HENRY THOMAS HALL . I am clerk to Aislabie and Co. On the 1st of January Mr. Aislabie gave me a letter, about a quarter or twenty minutes past two o'clock—I took it to the receiving-house, at the corner of Mitre-street, Aldgate, kept by Mr. Whiteside—I gave it to the male prisoner, who was standing by a desk in the shop—I have not the least doubt of him—I have seen him before, and cannot be mistaken—I paid three pence to him with it—the letter was then in the same state as I had received it from my master—I went to Mr. Whiteside again, on die 5th of January, with a person named Jeffries—the prisoner was in the shop—Mr. Jeffries showed him a copy of the direction of the letter, and asked if he remembered receiving the letter—he said, "Yes," the direction was, "Mrs. John Schneider, Chigwell," and "paid" in the left-hand corner.
ROBERT SMITH . I am Superintending President of the twopenny post-office. A letter put into the receiving-house at half-past two o'clock, would be forwarded to Chigwell by the mail the same night, and should be
delivered about half-past eight o'clock next morning at Chigwell—if it was put into any receiving-house in London, before four o'clock, that would be the case, it would be forwarded from the receiving-house to the post-office, and from there sent by the mail.
MRS. SCHNEIDER. I never received the letter in question containing the notes, from Mr. Aislabie, on the 2nd of January, nor at any time.
CHARLES CORNISH . I am a baker, and live almost opposite Mr. Whiteside, in Fenchurch-street. The male prisoner came to me on the 1st of January, after two o'clock, for change for a £5 note, saying, there was a customer waiting at his master's shop—I gave him 3l. In gold, and 2l. In silver—this is the note, No. 49343—I have written on it, "Whiteside, January 1, 1839," as I knew he belonged there.
JOHN HUSKISSON . I am a baker, and live in High-street, Whitechapel. The male prisoner brought me this note, (No. 49342) about nine or ten o'clock at night—I cannot say whether it was on the 1st of January, or afterwards—he asked for change for a £5 note for his master—whether he bought any bread at the time, I cannot say—I knew him before, and knew who his master was—I have written on it, "Whiteside," but no date—I think I gave him 4l. In gold, and 1l. In silver—I should not have given him change if I had not known him.
ROBERT BUTLER WHITESIDE . I am a tailor, and keep the post-office at the corner of Mitre-street. The prisoner was in my service as errand-boy in the house, on the 1st of January—he had lived with me since May—he left, I think, on the 16th of January—he had no employment in my service, except as errand-boy—if a letter was brought to our office, about twenty minutes after two o'clock, addressed to Chigwell, it ought to have left our house at four o'clock—I never sent the prisoner to Mr. Cornish with a £5 note to be changed, nor to Mr. Huskisson—I never sent him for change any where at any time—the female prisoner is his mother—the boy did occasionally take letters in, and has been cautioned for busying himself so much—it is against the regulations of the post-office to employ a boy—I have no recollection of ever having seen this letter.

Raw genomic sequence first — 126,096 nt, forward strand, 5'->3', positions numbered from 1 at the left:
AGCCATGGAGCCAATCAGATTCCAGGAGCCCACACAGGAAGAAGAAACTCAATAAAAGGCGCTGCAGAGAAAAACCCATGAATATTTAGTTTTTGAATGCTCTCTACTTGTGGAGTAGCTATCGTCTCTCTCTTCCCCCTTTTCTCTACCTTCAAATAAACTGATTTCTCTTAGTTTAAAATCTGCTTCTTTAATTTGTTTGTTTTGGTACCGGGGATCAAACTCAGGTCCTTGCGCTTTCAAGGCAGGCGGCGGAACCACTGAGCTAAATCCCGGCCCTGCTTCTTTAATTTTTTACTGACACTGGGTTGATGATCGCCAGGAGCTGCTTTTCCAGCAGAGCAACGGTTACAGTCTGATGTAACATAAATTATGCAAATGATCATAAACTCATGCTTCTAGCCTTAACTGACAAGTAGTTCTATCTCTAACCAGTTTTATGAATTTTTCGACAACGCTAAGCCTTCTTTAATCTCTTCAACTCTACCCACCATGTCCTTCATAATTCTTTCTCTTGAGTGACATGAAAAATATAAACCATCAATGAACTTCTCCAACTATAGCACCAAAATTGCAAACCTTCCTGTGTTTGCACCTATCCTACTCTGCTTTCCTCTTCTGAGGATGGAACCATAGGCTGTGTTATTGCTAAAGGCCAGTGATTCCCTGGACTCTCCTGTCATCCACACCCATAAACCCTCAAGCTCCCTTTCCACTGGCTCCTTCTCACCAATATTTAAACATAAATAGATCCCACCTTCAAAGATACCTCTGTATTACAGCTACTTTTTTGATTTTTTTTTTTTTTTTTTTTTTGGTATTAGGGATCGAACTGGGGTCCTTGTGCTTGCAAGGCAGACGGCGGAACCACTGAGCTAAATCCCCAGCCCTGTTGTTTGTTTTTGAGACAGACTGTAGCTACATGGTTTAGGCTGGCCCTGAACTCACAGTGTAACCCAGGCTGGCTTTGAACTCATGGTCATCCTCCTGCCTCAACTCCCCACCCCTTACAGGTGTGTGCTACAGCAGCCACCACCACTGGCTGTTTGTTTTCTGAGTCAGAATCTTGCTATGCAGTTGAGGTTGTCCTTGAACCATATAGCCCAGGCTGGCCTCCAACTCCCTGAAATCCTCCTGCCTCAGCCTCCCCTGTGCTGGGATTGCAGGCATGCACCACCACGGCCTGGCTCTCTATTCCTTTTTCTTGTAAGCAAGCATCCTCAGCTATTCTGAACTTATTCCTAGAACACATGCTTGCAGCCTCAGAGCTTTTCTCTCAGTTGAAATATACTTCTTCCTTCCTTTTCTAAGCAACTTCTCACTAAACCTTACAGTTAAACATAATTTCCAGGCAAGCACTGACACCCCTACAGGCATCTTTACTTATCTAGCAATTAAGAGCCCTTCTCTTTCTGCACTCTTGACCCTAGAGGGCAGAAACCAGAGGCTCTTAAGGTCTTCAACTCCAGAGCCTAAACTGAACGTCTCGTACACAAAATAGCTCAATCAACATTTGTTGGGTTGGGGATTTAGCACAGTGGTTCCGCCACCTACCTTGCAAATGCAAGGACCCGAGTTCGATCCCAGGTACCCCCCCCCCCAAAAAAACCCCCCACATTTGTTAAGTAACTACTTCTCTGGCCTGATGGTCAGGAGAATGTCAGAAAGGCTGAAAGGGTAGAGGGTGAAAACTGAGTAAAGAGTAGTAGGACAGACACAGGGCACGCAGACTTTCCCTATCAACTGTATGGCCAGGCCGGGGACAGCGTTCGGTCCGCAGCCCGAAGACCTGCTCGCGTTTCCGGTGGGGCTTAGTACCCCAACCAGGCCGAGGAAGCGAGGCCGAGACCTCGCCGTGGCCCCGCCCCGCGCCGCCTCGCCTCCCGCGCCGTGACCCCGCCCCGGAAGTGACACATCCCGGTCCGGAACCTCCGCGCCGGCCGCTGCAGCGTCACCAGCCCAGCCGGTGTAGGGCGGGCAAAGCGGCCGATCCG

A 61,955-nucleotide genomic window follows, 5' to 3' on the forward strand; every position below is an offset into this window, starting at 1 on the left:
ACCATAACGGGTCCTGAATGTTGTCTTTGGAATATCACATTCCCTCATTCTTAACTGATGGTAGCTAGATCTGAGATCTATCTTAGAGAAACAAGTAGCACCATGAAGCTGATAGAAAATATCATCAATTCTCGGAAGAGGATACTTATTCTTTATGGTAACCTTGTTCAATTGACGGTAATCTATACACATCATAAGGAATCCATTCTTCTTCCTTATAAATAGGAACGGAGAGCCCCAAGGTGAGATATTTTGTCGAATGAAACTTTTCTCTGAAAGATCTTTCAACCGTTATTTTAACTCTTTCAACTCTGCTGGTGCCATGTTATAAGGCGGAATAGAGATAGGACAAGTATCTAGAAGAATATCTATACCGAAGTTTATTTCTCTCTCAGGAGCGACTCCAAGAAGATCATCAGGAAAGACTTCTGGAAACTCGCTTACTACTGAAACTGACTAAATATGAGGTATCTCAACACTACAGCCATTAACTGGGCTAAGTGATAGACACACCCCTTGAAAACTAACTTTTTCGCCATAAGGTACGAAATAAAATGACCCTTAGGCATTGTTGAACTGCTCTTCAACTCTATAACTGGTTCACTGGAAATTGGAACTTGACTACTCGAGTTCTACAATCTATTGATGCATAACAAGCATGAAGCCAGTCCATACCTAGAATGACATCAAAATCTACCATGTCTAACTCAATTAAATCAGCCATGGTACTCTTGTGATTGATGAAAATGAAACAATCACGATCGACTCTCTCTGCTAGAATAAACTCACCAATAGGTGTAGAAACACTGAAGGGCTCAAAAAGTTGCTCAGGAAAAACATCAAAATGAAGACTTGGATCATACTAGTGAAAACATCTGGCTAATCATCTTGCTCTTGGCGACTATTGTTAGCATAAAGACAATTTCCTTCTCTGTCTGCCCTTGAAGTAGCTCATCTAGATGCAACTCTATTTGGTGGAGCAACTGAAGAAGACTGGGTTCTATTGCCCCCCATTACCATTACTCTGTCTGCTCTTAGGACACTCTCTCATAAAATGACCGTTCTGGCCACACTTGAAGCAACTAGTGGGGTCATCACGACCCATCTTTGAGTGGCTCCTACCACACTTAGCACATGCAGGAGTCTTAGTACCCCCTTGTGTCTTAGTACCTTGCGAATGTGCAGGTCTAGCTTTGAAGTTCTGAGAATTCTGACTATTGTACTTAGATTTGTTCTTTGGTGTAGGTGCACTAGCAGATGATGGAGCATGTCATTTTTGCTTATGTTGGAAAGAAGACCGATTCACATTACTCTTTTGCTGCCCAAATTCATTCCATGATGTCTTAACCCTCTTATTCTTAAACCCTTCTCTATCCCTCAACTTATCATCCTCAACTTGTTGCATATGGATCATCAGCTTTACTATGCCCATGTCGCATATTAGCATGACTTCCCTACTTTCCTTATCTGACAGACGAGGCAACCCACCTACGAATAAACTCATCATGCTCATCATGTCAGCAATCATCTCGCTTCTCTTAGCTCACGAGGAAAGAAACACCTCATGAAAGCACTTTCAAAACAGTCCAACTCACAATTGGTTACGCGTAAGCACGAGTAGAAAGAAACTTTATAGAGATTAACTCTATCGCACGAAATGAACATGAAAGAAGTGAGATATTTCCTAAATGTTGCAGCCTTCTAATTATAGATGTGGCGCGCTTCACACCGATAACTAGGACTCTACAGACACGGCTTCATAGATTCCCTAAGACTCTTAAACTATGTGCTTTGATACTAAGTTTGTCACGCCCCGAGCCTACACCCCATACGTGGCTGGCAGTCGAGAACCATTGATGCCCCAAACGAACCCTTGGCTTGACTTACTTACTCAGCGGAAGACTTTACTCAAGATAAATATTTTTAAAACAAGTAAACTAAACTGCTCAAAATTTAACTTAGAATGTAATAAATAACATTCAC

NICHOLAS PEARCE . I am an Inspector of police. In consequence of instructions I received, I went to No. 17, Redman's-row, Stepney, and saw the female prisoner—I asked her what family she had—she said the had one son, and that he had been in the service of Mr. Whiteside, of Aldgate—I asked if he lived with her—she said no—I asked where he lived—she said somewhere in Whitechapel—I asked if he was employed—she said, "Yes, at the shop of Mr. Wainwright, a brush-maker," but she did not know the street—I said I should like to see the boy—she said she would go and fetch him—I told her I would walk with her, and did go to the house in Thomas-street—I there saw the prisoner William—I told him I wanted to speak to him, and took him to Mr. Smith's, in Whitechapel-road—I asked him if he knew me—he said, "I have seen you at the post-office"—I told him I was a police officer, and to be very cautious what he said to me—I then put the Bank-note, No. 49343, into his hand, and asked if he knew Mr. Cornish's shop, in Fenchurch-street—he said yes—I asked him if he recollected changing that note at Mr. Cornish's shop—he said no—I then asked him if he had ever changed a note at Mr. Cornish's—he said no—I searched him, and found a knife on him, nothing else—I asked where he lived—he said in Essex-street, Whitechapel—I have since found he has a lodging there—I left him in charge of a person,